When we asked veteran BAM leaders to identify some of the pressing issues that are facing the business as mission movement in the next decade, among the issues they identified were several areas that could broadly be categorized as ‘resource gaps for BAM companies’. These described a lack of the kinds of resources and inputs that BAM practitioners, and the enterprises they run, need to increase their chances of long-term viability and health. These resource gaps included:
1. Adequate financial capital flow.
2. Adequate human capital flow – both in terms of a) recruiting the right kind of people to begin and sustain a BAM company, and b) succession planning and the successful transition of a BAM company from one generation of owners to another.
3. Adequate support for BAM practitioners, especially mentoring, accountability and care.
We will be posting articles covering each of these issues during the month of June, beginning with the challenge of financial capital flow.
Financial Capital Flow – Where’s the block?
Two main issues were identified within the issue of financial capital flow:
1. A lack of investors ready to finance BAM companies
2. A lack of investable BAM businesses, or ‘deal flow’
What was agreed is that adequately financing BAM is an issue that must be addressed for the future, and to address it we are likely to need to work on both ends of this flow.
Increasing the Financial Capital Available to BAM Companies
There is no doubt about it, if the BAM movement is to grow and have the impact that we hope and expect in the future, then a growing number of investors will be needed in the BAM ecosystem. We need more of all types of funds, and models of funding, these will include funding sources available for startups as well as growth capital.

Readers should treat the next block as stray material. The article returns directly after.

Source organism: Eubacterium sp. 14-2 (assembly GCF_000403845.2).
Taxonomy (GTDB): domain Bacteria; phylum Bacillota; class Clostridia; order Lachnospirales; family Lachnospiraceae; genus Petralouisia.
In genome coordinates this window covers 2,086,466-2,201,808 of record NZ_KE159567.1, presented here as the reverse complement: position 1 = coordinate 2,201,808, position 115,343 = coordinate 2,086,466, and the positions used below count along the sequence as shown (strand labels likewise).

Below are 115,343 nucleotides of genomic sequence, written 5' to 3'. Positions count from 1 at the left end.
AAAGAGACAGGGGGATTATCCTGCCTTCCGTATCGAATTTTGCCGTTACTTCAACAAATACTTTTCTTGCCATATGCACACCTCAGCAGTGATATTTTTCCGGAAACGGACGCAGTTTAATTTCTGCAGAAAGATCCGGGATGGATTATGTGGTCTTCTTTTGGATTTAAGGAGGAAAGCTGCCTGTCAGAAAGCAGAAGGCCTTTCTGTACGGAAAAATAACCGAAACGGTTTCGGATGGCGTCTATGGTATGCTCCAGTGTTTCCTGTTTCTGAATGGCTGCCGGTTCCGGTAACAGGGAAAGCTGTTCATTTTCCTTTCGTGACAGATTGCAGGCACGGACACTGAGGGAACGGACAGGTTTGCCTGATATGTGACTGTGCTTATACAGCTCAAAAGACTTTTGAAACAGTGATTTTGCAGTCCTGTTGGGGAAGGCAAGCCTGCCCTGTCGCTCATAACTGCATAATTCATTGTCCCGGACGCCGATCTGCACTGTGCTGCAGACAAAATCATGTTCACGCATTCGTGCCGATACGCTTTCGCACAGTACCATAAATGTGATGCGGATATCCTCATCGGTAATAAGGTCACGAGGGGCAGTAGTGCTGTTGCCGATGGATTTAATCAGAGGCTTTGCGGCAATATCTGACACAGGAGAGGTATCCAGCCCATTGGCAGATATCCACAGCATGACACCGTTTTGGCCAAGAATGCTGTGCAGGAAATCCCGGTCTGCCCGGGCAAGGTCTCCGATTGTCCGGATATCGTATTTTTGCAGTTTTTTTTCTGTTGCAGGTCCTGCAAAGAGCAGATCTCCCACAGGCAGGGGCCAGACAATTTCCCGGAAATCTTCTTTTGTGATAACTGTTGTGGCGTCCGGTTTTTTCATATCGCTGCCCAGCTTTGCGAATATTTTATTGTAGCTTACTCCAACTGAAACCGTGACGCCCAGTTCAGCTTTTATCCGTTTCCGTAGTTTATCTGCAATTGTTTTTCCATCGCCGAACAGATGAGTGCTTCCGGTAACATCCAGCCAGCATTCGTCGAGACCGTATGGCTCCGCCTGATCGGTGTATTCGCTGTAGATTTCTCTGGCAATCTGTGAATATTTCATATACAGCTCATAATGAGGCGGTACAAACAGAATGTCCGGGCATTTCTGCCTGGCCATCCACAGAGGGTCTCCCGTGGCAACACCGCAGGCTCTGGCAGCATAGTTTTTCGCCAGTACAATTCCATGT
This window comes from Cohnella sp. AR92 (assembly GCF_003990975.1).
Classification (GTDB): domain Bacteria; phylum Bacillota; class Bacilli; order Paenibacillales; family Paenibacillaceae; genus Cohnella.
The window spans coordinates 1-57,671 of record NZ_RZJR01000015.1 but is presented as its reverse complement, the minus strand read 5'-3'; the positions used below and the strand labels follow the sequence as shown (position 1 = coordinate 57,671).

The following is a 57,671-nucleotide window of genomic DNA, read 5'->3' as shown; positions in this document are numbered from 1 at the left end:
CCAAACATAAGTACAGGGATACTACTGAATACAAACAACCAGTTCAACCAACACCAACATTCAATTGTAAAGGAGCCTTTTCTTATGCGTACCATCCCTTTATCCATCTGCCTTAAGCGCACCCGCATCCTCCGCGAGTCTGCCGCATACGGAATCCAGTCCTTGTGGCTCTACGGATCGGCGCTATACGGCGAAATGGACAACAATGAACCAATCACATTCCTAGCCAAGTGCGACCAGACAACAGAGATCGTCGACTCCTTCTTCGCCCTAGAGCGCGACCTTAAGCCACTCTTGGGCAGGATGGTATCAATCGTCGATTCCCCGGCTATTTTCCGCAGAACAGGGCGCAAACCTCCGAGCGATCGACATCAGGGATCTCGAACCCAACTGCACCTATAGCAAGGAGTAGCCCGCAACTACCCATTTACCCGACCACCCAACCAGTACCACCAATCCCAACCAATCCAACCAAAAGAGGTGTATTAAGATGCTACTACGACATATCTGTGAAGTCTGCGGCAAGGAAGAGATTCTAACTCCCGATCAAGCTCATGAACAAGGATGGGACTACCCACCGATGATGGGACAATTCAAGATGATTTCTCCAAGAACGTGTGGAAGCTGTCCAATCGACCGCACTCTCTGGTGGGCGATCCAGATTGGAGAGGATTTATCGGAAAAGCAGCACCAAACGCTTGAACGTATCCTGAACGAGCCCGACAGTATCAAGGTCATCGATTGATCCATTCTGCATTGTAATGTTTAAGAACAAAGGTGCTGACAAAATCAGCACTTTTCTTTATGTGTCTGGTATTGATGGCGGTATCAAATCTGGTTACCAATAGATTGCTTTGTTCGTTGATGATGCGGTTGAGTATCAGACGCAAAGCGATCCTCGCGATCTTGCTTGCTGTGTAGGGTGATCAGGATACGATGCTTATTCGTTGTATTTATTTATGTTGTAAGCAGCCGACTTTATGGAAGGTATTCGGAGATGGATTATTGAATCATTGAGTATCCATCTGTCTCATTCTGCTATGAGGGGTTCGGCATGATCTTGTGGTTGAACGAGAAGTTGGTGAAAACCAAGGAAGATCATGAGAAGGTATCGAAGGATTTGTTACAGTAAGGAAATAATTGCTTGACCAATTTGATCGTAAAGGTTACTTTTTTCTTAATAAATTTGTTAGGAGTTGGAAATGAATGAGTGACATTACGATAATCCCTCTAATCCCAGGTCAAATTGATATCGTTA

While some feel there is plenty of money in evangelical circles, one major need is for a greater number of Christian investors to understand and get behind the BAM paradigm. This will involve funders being more patient for financial returns (which are crucial) in order to be able to also include spiritual, social and environmental returns within their metric of success.
A challenge for BAM investment lies in the inherent risk that starting a business as mission company involves. Business startups have a high rate of failure in any case, and many BAM practitioners are starting and growing companies in areas of the world that are hostile to both business and mission. BAM investors, particularly in startups, must have a high appetite for risk and be willing to prioritise BAM goals alongside realistic business targets. The BAM movement requires a multiplication of investors and funds that are motivated to finance companies that are focused on reaching unreached peoples and providing jobs and economic benefits for the most vulnerable and marginalised.